- The storm cut power to more than 2.6 million homes and businesses.
- Power outages due to the storm also affected polling stations in some areas, including northern Georgia.
- Zeta made landfall Wednesday afternoon near Cocodrie, Louisiana. On landing, the estimated wind speed was 110 mph.
Zeta, now downgraded to a post-tropical cyclone, continued to strike parts of the eastern United States with heavy rain and high winds on Thursday as the powerful system moved out to sea.
The storm, which made landfall as a Category 2 hurricane on Wednesday afternoon, turned off more than 2.6 million homes and businesses and has been blamed for at least six deaths in the south.
A man was electrocuted in New Orleans, a man drowned in Biloxi, Mississippi, and a man in Acworth, Georgia, was killed when an oak tree fell on the mobile home he was staying in. Two people were killed near Atlanta when a tree fell on their home, pinning them to the bed. In Alabama, one person died when a tree fell on a mobile home in rural Clarke County.
Zeta ripped roofs, knocked over power lines and trees and flooded streets as he passed through Mississippi, Alabama and Georgia early Thursday, the Weather Channel reported. Heavy rains and winds also hit eastern Tennessee and the Carolinas.
Zeta damage:View photos and videos of suites in Louisiana, New Orleans
Power outages due to the storm also affected polling stations in some areas, including northern Georgia. State officials were not sure how many of the 336 early voting locations statewide had been closed or delayed in opening. In Douglas County, a western suburb of Atlanta, all six polling stations were without power, as were the county offices.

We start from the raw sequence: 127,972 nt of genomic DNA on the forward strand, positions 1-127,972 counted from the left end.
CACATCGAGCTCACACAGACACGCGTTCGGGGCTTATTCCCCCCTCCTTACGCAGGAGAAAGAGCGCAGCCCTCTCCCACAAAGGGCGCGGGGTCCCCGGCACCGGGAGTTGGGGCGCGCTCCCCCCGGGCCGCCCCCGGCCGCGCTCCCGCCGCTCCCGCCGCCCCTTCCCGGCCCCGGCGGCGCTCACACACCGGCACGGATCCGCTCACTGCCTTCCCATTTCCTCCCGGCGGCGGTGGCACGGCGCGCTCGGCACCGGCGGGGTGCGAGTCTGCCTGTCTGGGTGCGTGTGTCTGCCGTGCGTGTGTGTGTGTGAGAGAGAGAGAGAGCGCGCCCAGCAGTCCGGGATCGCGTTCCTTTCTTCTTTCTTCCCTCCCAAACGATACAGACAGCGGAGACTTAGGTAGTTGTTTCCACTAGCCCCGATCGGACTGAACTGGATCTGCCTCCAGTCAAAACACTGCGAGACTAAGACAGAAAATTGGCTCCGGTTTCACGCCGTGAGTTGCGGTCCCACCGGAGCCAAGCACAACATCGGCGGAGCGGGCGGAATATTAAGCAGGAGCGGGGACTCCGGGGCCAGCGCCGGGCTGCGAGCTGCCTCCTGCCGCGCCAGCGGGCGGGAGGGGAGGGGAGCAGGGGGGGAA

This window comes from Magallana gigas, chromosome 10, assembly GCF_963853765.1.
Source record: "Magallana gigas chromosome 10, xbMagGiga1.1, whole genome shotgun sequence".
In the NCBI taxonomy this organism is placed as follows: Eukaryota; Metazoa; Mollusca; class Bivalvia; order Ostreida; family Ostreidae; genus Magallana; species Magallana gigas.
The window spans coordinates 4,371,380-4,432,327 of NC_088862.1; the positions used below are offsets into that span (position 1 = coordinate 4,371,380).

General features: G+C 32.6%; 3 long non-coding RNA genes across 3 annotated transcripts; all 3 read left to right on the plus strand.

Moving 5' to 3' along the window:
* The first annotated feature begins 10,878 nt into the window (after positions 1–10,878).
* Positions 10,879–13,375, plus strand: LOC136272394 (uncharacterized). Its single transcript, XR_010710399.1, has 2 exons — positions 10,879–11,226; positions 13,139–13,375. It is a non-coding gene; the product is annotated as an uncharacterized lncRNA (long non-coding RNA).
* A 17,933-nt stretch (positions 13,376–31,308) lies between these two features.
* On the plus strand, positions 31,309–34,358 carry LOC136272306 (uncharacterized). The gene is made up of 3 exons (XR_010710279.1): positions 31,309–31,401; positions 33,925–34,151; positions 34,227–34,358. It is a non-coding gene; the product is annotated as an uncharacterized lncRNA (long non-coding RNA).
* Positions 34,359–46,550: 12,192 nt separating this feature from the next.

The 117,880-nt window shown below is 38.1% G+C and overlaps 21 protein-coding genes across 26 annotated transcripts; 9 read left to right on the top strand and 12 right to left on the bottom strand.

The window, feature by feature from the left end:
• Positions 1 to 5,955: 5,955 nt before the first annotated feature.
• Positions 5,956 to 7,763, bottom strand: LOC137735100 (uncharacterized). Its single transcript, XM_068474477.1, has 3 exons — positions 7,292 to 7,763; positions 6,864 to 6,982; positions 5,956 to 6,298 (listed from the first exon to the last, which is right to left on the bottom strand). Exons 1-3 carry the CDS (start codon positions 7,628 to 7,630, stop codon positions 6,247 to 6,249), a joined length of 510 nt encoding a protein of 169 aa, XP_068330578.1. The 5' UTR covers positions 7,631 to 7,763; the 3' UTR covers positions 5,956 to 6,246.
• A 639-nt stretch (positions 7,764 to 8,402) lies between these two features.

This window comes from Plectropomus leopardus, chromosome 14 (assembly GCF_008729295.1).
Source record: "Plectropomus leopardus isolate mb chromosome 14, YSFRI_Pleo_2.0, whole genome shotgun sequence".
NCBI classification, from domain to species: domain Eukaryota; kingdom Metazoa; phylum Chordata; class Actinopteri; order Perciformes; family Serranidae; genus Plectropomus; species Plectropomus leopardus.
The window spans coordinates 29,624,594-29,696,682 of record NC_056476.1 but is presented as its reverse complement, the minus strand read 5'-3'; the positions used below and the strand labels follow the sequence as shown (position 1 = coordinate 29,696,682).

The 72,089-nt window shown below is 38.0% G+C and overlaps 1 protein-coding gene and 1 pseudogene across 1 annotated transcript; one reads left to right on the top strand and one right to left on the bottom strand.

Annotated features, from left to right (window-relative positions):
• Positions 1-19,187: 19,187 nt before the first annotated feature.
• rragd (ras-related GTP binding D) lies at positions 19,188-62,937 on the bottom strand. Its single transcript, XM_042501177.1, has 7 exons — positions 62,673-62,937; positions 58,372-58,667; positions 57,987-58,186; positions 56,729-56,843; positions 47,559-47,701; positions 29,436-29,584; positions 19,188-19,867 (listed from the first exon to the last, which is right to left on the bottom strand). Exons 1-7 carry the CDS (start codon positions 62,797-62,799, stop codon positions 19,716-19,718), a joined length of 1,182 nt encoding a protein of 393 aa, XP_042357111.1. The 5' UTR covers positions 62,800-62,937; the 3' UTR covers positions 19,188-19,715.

The vote was also affected by the storm in parts of Alabama, Mississippi and Florida.
Zeta made landfall on Wednesday afternoon near Cocodrie, La., With wind speeds estimated at 110 mph, the National Hurricane Center said.
The storm was a fierce blow to some along the Gulf Coast. In Waveland, Mississippi, on the state coast, city mayor Mike Smith told WLOX-TV the city may have suffered the worst storm damage since Katrina blew up the city in 2005.
Video from Grand Isle, Louisiana, a barrier island in Jefferson Parish, showed large houses with their roofs ripped off, a crumpled gas station awning and downed utility poles and wires, the Weather Channel reported.
“We’re really beaten up. We’re definitely looking at over 100 km / h wind,” Grand Isle Mayor David Camardelle said in an interview with WDSU as the wall of Zeta’s eyes moved across the island. .
Zeta is the 27th named storm in a historically busy Atlantic hurricane season, which still has over a month to play. It was the 11th tropical storm or hurricane to hit the United States this year, setting an all-time high for the country.
Forecasters were also monitoring an area of disturbed climate in the Caribbean, an area that could turn into a tropical depression or storm over the weekend or early next week, the Hurricane Center said.
Contribute: The Associated Press